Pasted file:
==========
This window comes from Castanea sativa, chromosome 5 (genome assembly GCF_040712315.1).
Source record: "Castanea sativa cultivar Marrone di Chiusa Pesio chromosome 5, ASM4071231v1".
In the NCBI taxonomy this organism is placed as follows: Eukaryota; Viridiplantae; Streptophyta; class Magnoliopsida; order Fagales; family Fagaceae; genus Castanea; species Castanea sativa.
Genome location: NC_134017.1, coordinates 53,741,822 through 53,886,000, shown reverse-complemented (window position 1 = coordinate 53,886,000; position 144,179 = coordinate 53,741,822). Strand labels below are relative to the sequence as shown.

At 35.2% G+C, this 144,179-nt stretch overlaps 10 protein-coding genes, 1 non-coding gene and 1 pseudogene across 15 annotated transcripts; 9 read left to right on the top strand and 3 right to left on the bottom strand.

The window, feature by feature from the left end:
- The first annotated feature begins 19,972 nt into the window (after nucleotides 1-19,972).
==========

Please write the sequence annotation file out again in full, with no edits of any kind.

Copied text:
This window comes from Castanea sativa, chromosome 5 (genome assembly GCF_040712315.1).
Source record: "Castanea sativa cultivar Marrone di Chiusa Pesio chromosome 5, ASM4071231v1".
In the NCBI taxonomy this organism is placed as follows: Eukaryota; Viridiplantae; Streptophyta; class Magnoliopsida; order Fagales; family Fagaceae; genus Castanea; species Castanea sativa.
Genome location: NC_134017.1, coordinates 53,741,822 through 53,886,000, shown reverse-complemented (window position 1 = coordinate 53,886,000; position 144,179 = coordinate 53,741,822). Strand labels below are relative to the sequence as shown.

At 35.2% G+C, this 144,179-nt stretch overlaps 10 protein-coding genes, 1 non-coding gene and 1 pseudogene across 15 annotated transcripts; 9 read left to right on the top strand and 3 right to left on the bottom strand.

The window, feature by feature from the left end:
- The first annotated feature begins 19,972 nt into the window (after nucleotides 1-19,972).